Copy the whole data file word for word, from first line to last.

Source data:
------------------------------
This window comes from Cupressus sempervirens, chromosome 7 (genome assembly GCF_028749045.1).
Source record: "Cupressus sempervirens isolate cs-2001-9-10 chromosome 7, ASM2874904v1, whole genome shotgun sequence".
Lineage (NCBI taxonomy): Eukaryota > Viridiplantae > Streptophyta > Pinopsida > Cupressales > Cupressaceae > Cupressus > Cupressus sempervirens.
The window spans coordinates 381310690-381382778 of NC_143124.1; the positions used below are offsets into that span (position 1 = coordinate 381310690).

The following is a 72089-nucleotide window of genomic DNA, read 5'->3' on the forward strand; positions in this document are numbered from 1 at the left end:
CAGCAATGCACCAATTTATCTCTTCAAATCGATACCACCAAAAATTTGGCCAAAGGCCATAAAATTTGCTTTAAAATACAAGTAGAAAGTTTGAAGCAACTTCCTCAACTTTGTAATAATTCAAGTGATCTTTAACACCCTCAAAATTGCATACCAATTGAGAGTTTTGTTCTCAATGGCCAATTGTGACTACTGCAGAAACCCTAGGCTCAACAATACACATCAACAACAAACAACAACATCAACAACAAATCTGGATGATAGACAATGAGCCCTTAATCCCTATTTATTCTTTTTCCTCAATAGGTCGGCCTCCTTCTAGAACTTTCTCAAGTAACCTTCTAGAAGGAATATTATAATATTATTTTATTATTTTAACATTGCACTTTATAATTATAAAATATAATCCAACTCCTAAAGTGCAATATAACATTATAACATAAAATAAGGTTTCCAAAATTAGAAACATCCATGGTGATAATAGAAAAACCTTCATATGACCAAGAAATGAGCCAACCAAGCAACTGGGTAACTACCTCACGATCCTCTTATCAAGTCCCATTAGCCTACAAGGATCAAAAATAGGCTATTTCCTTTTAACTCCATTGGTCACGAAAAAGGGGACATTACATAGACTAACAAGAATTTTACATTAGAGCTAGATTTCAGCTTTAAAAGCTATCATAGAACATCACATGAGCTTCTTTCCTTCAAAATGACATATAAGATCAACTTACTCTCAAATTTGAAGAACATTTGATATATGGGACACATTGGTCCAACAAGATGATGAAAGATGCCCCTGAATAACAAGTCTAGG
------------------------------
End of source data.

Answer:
This window comes from Cupressus sempervirens, chromosome 7 (genome assembly GCF_028749045.1).
Source record: "Cupressus sempervirens isolate cs-2001-9-10 chromosome 7, ASM2874904v1, whole genome shotgun sequence".
Lineage (NCBI taxonomy): Eukaryota > Viridiplantae > Streptophyta > Pinopsida > Cupressales > Cupressaceae > Cupressus > Cupressus sempervirens.
The window spans coordinates 381310690-381382778 of NC_143124.1; the positions used below are offsets into that span (position 1 = coordinate 381310690).

The following is a 72089-nucleotide window of genomic DNA, read 5'->3' on the forward strand; positions in this document are numbered from 1 at the left end:
CAGCAATGCACCAATTTATCTCTTCAAATCGATACCACCAAAAATTTGGCCAAAGGCCATAAAATTTGCTTTAAAATACAAGTAGAAAGTTTGAAGCAACTTCCTCAACTTTGTAATAATTCAAGTGATCTTTAACACCCTCAAAATTGCATACCAATTGAGAGTTTTGTTCTCAATGGCCAATTGTGACTACTGCAGAAACCCTAGGCTCAACAATACACATCAACAACAAACAACAACATCAACAACAAATCTGGATGATAGACAATGAGCCCTTAATCCCTATTTATTCTTTTTCCTCAATAGGTCGGCCTCCTTCTAGAACTTTCTCAAGTAACCTTCTAGAAGGAATATTATAATATTATTTTATTATTTTAACATTGCACTTTATAATTATAAAATATAATCCAACTCCTAAAGTGCAATATAACATTATAACATAAAATAAGGTTTCCAAAATTAGAAACATCCATGGTGATAATAGAAAAACCTTCATATGACCAAGAAATGAGCCAACCAAGCAACTGGGTAACTACCTCACGATCCTCTTATCAAGTCCCATTAGCCTACAAGGATCAAAAATAGGCTATTTCCTTTTAACTCCATTGGTCACGAAAAAGGGGACATTACATAGACTAACAAGAATTTTACATTAGAGCTAGATTTCAGCTTTAAAAGCTATCATAGAACATCACATGAGCTTCTTTCCTTCAAAATGACATATAAGATCAACTTACTCTCAAATTTGAAGAACATTTGATATATGGGACACATTGGTCCAACAAGATGATGAAAGATGCCCCTGAATAACAAGTCTAGG